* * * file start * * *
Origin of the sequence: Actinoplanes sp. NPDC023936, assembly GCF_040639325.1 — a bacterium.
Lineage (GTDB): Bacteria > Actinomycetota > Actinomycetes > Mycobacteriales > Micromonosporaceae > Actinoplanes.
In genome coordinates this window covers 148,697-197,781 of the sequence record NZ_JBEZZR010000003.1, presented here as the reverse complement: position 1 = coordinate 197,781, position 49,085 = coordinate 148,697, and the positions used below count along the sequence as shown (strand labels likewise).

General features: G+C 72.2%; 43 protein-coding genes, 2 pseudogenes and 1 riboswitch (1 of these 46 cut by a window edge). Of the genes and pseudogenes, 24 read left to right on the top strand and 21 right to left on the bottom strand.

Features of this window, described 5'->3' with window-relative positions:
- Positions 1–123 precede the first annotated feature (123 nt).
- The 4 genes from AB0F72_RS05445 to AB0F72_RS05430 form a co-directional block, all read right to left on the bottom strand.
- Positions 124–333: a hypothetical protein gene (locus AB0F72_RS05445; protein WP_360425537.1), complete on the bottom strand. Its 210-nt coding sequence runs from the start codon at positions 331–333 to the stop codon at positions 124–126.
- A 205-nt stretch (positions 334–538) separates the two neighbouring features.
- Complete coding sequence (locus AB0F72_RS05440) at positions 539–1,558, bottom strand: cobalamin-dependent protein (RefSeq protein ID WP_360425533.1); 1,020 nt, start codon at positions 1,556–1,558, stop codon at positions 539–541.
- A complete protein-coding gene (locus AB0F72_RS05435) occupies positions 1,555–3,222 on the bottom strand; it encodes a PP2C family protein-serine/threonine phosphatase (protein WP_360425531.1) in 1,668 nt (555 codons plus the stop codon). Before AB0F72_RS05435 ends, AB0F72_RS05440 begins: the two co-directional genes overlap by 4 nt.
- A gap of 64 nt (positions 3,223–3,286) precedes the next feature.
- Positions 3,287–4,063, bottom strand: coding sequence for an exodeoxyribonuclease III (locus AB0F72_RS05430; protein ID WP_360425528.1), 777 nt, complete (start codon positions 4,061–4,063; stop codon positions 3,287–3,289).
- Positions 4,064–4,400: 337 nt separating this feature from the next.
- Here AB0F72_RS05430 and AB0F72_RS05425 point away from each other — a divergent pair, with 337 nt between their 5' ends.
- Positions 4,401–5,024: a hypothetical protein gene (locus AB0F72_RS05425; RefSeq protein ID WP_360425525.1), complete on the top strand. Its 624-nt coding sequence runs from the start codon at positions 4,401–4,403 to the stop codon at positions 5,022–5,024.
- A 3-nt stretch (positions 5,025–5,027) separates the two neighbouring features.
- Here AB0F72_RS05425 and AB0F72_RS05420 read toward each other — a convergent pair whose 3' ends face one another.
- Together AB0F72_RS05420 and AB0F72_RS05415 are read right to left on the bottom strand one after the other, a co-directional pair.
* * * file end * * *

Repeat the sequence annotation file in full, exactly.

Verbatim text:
Origin of the sequence: Actinoplanes sp. NPDC023936, assembly GCF_040639325.1 — a bacterium.
Lineage (GTDB): Bacteria > Actinomycetota > Actinomycetes > Mycobacteriales > Micromonosporaceae > Actinoplanes.
In genome coordinates this window covers 148,697-197,781 of the sequence record NZ_JBEZZR010000003.1, presented here as the reverse complement: position 1 = coordinate 197,781, position 49,085 = coordinate 148,697, and the positions used below count along the sequence as shown (strand labels likewise).

General features: G+C 72.2%; 43 protein-coding genes, 2 pseudogenes and 1 riboswitch (1 of these 46 cut by a window edge). Of the genes and pseudogenes, 24 read left to right on the top strand and 21 right to left on the bottom strand.

Features of this window, described 5'->3' with window-relative positions:
- Positions 1–123 precede the first annotated feature (123 nt).
- The 4 genes from AB0F72_RS05445 to AB0F72_RS05430 form a co-directional block, all read right to left on the bottom strand.
- Positions 124–333: a hypothetical protein gene (locus AB0F72_RS05445; protein WP_360425537.1), complete on the bottom strand. Its 210-nt coding sequence runs from the start codon at positions 331–333 to the stop codon at positions 124–126.
- A 205-nt stretch (positions 334–538) separates the two neighbouring features.
- Complete coding sequence (locus AB0F72_RS05440) at positions 539–1,558, bottom strand: cobalamin-dependent protein (RefSeq protein ID WP_360425533.1); 1,020 nt, start codon at positions 1,556–1,558, stop codon at positions 539–541.
- A complete protein-coding gene (locus AB0F72_RS05435) occupies positions 1,555–3,222 on the bottom strand; it encodes a PP2C family protein-serine/threonine phosphatase (protein WP_360425531.1) in 1,668 nt (555 codons plus the stop codon). Before AB0F72_RS05435 ends, AB0F72_RS05440 begins: the two co-directional genes overlap by 4 nt.
- A gap of 64 nt (positions 3,223–3,286) precedes the next feature.
- Positions 3,287–4,063, bottom strand: coding sequence for an exodeoxyribonuclease III (locus AB0F72_RS05430; protein ID WP_360425528.1), 777 nt, complete (start codon positions 4,061–4,063; stop codon positions 3,287–3,289).
- Positions 4,064–4,400: 337 nt separating this feature from the next.
- Here AB0F72_RS05430 and AB0F72_RS05425 point away from each other — a divergent pair, with 337 nt between their 5' ends.
- Positions 4,401–5,024: a hypothetical protein gene (locus AB0F72_RS05425; RefSeq protein ID WP_360425525.1), complete on the top strand. Its 624-nt coding sequence runs from the start codon at positions 4,401–4,403 to the stop codon at positions 5,022–5,024.
- A 3-nt stretch (positions 5,025–5,027) separates the two neighbouring features.
- Here AB0F72_RS05425 and AB0F72_RS05420 read toward each other — a convergent pair whose 3' ends face one another.
- Together AB0F72_RS05420 and AB0F72_RS05415 are read right to left on the bottom strand one after the other, a co-directional pair.